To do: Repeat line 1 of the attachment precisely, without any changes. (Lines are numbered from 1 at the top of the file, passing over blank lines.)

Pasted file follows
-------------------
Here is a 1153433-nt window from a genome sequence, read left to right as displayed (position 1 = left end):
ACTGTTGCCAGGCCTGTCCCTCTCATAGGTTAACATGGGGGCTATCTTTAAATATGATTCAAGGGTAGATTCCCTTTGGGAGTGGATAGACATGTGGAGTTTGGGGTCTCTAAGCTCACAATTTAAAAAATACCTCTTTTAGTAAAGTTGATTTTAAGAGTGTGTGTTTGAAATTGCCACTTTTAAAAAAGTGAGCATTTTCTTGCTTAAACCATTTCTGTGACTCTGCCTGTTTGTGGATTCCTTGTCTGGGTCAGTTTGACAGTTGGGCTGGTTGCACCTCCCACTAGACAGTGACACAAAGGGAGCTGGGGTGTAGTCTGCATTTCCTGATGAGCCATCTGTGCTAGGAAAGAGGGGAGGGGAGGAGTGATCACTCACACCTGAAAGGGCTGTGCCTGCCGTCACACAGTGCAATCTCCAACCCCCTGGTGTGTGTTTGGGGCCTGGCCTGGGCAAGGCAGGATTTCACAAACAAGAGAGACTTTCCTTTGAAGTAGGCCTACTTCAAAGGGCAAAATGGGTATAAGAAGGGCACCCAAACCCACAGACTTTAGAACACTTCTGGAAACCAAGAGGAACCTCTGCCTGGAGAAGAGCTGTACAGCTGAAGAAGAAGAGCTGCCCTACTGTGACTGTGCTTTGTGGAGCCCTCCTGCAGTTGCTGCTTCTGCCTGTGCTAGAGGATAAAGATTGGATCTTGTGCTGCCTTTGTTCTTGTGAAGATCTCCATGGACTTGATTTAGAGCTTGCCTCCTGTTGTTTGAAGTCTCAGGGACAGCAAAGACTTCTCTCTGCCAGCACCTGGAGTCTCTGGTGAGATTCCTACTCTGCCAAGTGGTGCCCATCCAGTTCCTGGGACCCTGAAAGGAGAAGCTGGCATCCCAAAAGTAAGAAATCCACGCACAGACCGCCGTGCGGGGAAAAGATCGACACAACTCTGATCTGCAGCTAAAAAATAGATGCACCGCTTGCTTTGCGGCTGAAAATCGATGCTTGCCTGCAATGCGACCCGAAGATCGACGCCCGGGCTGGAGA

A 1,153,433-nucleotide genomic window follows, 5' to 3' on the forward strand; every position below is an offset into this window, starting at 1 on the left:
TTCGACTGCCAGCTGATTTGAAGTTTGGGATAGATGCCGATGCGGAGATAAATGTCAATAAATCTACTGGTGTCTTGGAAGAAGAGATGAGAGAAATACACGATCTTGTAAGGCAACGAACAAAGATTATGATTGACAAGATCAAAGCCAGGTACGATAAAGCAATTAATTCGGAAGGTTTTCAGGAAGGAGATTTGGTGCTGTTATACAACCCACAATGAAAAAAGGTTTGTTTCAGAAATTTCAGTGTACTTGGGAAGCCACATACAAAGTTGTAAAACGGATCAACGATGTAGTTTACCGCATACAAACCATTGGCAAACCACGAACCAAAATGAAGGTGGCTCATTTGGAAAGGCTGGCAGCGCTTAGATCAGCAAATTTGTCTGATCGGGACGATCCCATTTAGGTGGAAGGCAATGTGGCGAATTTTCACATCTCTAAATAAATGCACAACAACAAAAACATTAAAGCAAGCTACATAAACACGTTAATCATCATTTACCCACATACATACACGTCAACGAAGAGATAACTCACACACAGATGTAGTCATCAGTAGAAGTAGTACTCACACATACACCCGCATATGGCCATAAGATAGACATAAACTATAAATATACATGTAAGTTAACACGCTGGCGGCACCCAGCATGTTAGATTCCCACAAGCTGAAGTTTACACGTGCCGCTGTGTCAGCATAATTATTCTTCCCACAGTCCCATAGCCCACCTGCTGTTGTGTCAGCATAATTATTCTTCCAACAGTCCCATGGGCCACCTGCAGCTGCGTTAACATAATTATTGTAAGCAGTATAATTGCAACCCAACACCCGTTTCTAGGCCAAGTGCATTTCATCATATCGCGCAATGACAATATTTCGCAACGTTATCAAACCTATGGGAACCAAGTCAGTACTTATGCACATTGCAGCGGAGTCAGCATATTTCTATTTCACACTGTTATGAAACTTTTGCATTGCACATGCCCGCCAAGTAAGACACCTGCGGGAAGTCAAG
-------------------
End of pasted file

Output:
Here is a 1153433-nt window from a genome sequence, read left to right as displayed (position 1 = left end):